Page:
Egypt’s central bank will from now on hold one foreign currency auction per week, on Tuesdays, when it will sell $120 million, bankers told Reuters on Sunday.
The bank previously held three auctions per week on Sunday, Tuesday, and Thursday when it sold $40 million at each. There was no immediate formal announcement from the central bank.
Egypt devalued the Egyptian pound last week and announced it would shift to a more flexible exchange rate regime which economists and bankers said was likely to see it ultimately scrapping its formal foreign exchange auctions.
The most populous Arab state, which relies heavily on imports, has been facing a dollar shortage since a popular uprising in 2011 drove away tourists and foreign investors, both major sources of hard currency.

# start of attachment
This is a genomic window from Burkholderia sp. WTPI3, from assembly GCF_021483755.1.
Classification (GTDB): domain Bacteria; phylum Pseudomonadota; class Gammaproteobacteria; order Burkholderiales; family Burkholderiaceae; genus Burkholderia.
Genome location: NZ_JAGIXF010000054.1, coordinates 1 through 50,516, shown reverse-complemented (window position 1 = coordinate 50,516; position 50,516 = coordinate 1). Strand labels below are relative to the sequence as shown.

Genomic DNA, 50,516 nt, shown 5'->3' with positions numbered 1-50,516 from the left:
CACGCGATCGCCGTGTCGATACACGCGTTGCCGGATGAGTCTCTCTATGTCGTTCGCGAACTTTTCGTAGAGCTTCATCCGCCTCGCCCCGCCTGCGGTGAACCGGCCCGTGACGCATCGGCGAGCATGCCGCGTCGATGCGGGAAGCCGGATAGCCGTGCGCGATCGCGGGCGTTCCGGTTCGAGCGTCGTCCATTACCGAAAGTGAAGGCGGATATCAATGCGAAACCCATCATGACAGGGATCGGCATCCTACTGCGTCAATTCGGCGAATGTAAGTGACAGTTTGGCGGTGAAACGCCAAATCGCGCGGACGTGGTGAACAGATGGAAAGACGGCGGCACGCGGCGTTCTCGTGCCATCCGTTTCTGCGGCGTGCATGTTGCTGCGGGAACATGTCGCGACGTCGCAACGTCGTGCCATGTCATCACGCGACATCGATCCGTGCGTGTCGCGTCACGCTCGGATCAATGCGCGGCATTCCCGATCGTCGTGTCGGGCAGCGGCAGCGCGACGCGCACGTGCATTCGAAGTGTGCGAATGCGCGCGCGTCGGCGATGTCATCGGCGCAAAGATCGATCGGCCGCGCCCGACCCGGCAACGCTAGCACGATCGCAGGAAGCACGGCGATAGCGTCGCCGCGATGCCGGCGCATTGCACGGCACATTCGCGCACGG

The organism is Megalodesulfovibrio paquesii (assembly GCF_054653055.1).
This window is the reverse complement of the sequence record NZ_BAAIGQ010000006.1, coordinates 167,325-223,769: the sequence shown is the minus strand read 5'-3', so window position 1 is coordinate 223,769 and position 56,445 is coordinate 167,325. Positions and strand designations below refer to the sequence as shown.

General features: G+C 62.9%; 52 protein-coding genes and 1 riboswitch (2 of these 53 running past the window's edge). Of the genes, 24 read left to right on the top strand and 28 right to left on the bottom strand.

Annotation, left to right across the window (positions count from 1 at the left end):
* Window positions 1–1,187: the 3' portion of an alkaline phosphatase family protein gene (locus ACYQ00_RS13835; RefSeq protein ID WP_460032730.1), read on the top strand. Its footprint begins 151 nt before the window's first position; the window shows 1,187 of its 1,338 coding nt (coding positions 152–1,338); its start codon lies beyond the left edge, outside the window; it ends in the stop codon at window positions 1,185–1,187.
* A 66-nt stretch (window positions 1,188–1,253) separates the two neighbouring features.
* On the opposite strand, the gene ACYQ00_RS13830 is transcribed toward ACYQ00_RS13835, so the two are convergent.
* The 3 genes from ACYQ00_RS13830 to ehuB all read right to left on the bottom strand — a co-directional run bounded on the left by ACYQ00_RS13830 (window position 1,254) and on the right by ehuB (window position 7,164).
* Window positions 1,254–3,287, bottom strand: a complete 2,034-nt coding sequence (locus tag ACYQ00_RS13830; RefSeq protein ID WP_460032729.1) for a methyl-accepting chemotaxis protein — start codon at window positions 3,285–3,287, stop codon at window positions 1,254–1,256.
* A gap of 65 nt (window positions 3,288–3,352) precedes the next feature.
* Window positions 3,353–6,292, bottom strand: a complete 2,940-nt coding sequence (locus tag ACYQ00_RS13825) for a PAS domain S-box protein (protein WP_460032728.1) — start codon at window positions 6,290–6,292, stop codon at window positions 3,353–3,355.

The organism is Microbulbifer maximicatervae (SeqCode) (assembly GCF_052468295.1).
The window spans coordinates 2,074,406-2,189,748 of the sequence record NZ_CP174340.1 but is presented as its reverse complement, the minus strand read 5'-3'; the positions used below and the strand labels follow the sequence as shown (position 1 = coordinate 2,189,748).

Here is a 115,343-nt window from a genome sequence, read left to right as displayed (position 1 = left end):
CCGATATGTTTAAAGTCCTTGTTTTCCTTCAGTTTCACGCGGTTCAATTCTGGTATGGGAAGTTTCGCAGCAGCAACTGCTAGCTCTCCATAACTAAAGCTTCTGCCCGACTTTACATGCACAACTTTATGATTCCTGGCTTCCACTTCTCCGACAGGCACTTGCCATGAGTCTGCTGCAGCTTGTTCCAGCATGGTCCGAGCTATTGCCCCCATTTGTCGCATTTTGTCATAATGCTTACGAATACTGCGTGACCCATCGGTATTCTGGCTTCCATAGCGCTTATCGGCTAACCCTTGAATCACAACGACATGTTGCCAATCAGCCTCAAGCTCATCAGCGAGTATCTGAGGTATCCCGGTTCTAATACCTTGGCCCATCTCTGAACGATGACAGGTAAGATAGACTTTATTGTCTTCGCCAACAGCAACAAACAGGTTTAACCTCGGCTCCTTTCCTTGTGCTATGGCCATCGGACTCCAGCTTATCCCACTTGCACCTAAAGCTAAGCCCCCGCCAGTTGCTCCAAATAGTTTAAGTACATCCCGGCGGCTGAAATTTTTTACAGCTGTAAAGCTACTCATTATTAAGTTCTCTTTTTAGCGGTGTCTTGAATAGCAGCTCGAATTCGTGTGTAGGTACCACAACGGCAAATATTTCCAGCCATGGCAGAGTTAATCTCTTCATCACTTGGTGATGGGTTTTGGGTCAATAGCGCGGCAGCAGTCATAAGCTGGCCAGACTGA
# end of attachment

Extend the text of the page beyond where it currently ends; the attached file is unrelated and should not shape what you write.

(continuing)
It foreign currency reserves more than halved to $16.5 billion in February from around $36 billion in 2011.
The central bank devalued the pound to 8.85 per dollar from 7.73 on Monday and announced it would pursue a more flexible exchange rate. In a special auction on Wednesday it strengthened the pound to 8.78 pounds.
It then raised its key interest rates on Thursday by 150 basis points to curb inflationary pressures, exceeding economists’ and bankers’ expectations.